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September 17, 2019
Heriberto Aguirre was living with his wife and two daughters in his mother-in-law’s house in Oxnard when he decided the young family needed more space. At first, the family considered buying a new home, but realized the average home price near $600,000 was too expensive.
Aguirre instead decided on a different idea: an accessory dwelling unit. Sometimes referred to as a "granny flat," an ADU is a secondary residential unit that shares a lot with an existing, stand-alone, single-family home.
State legislation in 2017 made ADUs legal in all California cities. But in some cities, high permit fees and strict local regulations such as parking space and minimum lot size requirements have made ADU development difficult. This year, several bills could change that by streamlining the ADU application process and limiting fees.
A slate of bills passed this year aim to make the permit process easier for ADUs. Senate Bill 13 specifically addresses the issue of high permit fees and other barriers to ADU development, while Assembly Bill 881 removes owner-occupancy requirements. Assembly Bill 68 allows for two ADUs on the same property.
All three bills passed the Legislature and are heading to Gov. Gavin Newsom, who has until Oct. 13 to sign or veto them.
Assembly member Phil Ting, who authored AB 68, says the bills were necessary due to strict regulations on ADUs by localities.
“Local cities have been erecting barriers that make it very difficult to build ADUs, they set very high, exorbitant fees, sometimes even larger than the cost of building a unit, or require very large lot sizes to build an ADU, or tie it up in the permitting process,” said Ting, a Democrat from San Francisco.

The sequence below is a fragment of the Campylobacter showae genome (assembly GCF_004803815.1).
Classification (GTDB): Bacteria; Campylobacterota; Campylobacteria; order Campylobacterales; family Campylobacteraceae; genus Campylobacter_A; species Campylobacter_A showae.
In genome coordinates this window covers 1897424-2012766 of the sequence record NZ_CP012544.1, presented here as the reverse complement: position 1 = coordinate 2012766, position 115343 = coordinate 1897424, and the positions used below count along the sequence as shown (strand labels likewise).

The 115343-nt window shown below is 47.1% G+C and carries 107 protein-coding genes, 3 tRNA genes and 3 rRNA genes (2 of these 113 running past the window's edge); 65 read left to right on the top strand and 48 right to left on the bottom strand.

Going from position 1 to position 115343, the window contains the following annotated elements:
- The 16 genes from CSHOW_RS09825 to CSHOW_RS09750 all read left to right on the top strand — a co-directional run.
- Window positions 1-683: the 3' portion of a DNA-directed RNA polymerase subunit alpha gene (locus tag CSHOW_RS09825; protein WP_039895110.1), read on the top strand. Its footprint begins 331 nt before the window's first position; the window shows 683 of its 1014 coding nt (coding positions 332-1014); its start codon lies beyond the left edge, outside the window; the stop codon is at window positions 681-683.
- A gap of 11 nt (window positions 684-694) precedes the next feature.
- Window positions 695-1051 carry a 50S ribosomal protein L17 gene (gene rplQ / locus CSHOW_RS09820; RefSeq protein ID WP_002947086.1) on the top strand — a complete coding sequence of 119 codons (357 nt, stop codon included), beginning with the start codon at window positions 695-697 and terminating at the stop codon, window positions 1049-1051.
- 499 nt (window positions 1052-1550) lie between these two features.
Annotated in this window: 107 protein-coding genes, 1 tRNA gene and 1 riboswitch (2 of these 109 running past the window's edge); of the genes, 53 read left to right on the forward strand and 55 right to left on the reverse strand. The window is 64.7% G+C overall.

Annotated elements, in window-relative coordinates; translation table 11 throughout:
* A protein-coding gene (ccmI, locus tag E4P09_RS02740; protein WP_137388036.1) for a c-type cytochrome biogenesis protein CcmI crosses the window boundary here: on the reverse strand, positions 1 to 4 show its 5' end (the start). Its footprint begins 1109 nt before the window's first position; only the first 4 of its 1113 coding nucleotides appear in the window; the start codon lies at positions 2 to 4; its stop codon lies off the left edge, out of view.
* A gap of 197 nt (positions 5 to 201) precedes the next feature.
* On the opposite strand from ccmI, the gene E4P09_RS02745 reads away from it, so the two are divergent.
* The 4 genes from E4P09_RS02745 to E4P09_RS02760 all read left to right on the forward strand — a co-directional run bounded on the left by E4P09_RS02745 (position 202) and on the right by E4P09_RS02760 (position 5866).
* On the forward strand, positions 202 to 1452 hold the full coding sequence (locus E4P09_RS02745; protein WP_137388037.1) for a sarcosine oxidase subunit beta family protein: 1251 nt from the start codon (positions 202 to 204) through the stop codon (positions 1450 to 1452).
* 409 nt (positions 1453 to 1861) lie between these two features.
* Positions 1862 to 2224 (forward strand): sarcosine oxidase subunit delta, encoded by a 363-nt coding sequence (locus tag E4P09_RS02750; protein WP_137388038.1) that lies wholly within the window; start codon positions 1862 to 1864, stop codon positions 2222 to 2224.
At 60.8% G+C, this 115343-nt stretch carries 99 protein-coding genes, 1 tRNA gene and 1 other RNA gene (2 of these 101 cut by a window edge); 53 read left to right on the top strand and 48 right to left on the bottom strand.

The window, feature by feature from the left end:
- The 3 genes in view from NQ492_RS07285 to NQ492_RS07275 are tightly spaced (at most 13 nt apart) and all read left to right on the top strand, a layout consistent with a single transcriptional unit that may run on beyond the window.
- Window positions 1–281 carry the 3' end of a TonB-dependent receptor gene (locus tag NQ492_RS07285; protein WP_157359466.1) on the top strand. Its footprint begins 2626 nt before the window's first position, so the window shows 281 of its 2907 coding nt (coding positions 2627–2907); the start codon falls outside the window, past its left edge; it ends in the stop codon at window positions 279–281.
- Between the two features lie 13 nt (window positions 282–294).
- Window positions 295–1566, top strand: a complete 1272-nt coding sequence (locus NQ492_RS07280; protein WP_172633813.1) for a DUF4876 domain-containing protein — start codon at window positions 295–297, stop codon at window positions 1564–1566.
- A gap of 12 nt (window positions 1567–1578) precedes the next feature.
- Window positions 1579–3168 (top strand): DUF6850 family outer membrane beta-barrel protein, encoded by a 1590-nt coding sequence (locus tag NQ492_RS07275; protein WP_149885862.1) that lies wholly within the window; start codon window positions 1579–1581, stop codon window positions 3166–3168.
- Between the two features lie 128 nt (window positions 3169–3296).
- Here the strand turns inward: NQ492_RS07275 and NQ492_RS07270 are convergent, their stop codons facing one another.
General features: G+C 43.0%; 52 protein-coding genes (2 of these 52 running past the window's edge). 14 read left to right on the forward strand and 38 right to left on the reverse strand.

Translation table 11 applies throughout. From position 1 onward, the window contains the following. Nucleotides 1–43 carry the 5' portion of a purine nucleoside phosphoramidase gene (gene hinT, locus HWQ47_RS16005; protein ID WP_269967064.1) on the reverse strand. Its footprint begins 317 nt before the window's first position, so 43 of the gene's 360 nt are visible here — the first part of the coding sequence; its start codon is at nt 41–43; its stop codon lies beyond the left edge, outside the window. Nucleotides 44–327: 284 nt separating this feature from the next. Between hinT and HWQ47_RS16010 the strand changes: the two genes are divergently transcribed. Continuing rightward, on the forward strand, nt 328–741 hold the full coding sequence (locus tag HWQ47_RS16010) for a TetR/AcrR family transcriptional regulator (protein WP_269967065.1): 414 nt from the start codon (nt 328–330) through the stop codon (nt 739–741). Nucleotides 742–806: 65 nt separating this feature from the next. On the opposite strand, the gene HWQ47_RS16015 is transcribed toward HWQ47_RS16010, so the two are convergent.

Opponents of the ADU legislation, including the League of California Cities, say the bills reduce local control and cities' ability to choose what regulations are best for their residents. Assembly member Jacqui Irwin, who represents a large portion of Ventura County, voted no on SB 13 and AB 68.
"In my previous role as a city council member, when we were putting in an ADU we'd look at how much impact it has on schools, water, infrastructure and parking," said Irwin. "I support local control, and thought it was appropriate that local jurisdictions decide on their own."
Irwin noted that the cities of Camarillo and Thousand Oaks submitted opposition letters on the legislation.
"ADUs definitely have the potential to be a great solution, but there's certain neighborhoods where they are not going to be appropriate and potentially infringe on the quality of life for your neighbors. The city working with residents and figuring out what's most appropriate is much better than the state deciding what the policies should be," Irwin said. "In spite of the fact that I didn't vote for this, I do hope cities see the benefits of allowing ADUs in some areas."
'Everybody is interested in ADUs right now'
Aguirre paid $2,000 for an application fee, but additional building fees bring the total fees for an ADU in Oxnard to about $11,000. Aguirre estimates the ADU, which he moved into two months ago, cost a total of $150,000.
Juan Tapia, an Oxnard-based developer, estimates that of the people who contact him to build an ADU, about 50 percent change their mind after learning the permit cost.
“Everybody is interested in ADUs right now, but when it comes to the cost of the permits they seem to back away,” Tapia said. “The permit process is definitely more difficult with ADUs than other projects I work on.”
Advocates say ADUs could play an important role in the state’s housing crisis, especially in areas where it has historically been difficult to get multifamily developments approved.